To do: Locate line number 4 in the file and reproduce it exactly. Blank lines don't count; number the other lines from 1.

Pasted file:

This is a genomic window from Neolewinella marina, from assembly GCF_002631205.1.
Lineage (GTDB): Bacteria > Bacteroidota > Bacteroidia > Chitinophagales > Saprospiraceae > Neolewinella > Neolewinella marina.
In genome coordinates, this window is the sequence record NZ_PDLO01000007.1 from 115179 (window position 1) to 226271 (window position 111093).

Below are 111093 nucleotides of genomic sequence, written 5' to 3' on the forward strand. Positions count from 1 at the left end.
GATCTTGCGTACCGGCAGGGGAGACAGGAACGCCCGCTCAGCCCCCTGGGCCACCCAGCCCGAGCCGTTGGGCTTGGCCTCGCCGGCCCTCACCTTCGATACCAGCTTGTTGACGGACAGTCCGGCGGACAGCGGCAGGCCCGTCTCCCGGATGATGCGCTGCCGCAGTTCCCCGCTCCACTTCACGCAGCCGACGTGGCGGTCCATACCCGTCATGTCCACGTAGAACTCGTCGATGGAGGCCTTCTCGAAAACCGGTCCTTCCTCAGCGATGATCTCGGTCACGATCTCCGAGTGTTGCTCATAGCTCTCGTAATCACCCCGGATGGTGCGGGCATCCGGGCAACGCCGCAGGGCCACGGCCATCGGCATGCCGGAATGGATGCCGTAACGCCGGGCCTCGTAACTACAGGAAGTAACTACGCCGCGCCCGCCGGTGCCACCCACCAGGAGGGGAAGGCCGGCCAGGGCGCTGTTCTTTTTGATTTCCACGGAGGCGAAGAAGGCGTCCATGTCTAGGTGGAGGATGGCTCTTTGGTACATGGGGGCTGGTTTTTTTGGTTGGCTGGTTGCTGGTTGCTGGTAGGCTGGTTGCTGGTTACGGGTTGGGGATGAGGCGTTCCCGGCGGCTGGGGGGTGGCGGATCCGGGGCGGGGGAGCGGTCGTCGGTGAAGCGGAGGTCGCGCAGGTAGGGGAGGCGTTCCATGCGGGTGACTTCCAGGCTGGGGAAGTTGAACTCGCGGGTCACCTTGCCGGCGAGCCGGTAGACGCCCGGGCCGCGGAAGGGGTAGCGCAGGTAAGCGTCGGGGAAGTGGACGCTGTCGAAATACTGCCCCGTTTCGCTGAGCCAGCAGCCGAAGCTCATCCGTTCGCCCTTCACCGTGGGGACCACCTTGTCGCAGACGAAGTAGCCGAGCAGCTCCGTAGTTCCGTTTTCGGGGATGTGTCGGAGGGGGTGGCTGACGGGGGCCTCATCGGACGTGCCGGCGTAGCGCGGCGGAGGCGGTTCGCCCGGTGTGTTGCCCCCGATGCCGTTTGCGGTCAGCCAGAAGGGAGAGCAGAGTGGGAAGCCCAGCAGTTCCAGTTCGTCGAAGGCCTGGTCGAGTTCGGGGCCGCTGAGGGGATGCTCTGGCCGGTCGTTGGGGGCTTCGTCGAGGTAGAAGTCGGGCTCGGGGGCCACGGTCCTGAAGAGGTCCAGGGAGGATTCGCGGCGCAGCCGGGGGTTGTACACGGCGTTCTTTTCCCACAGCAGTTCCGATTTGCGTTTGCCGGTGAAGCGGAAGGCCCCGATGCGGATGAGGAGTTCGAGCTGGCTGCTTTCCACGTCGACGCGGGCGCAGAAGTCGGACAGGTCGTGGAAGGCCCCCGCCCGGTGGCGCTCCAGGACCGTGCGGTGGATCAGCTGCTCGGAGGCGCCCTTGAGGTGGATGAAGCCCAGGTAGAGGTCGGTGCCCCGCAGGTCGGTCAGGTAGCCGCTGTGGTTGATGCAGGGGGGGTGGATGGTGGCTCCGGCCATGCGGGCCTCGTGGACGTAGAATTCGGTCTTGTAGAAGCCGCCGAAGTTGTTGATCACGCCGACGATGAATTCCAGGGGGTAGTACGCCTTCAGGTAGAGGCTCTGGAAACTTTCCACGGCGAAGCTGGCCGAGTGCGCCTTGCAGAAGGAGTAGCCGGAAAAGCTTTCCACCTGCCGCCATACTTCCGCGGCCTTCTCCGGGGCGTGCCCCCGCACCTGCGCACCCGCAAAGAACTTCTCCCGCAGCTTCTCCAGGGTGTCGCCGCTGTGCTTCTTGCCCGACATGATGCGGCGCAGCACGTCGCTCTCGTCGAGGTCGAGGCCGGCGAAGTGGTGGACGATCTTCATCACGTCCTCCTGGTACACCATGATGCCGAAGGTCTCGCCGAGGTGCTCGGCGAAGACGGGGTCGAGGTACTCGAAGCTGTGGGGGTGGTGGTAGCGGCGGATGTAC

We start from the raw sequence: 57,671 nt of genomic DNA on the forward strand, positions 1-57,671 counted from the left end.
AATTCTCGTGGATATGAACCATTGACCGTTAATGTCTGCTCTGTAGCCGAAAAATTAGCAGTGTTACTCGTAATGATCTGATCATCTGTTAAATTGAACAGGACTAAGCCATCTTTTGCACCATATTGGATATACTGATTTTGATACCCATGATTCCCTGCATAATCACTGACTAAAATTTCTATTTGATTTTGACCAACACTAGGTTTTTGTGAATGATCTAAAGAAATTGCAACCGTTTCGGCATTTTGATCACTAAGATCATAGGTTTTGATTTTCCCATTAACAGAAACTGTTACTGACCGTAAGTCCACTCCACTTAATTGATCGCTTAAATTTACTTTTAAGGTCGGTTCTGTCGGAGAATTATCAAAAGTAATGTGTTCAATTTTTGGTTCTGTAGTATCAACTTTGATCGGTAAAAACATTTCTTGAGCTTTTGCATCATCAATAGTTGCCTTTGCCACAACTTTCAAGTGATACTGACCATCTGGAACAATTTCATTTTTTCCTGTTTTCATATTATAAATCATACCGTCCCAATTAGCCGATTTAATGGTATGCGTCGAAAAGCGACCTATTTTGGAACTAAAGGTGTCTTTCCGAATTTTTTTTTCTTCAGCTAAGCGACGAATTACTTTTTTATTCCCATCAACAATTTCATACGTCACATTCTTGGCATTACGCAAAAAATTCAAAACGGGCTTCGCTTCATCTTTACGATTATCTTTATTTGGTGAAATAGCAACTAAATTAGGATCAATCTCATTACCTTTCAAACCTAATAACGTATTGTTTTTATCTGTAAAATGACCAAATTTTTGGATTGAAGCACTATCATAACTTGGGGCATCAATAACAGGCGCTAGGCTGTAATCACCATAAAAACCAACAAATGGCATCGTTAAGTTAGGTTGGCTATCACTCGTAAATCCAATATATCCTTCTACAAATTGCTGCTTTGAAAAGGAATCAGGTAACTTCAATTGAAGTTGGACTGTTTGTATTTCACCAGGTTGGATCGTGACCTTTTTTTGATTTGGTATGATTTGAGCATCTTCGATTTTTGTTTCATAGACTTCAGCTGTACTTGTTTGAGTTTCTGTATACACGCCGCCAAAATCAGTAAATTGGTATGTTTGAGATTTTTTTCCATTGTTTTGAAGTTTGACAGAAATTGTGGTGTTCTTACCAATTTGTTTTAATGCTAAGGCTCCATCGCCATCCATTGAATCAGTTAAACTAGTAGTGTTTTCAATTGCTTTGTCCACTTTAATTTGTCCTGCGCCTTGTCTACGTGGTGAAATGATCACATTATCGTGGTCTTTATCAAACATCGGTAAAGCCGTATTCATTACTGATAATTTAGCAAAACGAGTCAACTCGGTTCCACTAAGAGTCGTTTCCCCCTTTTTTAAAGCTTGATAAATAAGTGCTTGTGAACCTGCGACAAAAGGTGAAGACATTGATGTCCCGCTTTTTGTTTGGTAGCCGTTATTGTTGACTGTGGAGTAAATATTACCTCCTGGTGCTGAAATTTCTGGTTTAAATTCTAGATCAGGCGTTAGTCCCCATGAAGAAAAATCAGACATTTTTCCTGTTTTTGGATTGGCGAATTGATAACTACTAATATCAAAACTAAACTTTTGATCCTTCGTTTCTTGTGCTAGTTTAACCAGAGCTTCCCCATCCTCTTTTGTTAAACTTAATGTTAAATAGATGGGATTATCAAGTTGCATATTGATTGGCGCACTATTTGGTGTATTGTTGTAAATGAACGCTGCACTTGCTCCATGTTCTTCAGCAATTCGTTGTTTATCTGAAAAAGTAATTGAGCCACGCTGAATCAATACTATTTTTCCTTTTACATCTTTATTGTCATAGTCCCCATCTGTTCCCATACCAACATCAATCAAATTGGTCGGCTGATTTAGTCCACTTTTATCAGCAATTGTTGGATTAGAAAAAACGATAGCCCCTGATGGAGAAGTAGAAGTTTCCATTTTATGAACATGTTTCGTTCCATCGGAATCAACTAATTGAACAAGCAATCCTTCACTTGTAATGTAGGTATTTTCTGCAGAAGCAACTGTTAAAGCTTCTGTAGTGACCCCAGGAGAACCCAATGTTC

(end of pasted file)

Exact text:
Below are 111093 nucleotides of genomic sequence, written 5' to 3' on the forward strand. Positions count from 1 at the left end.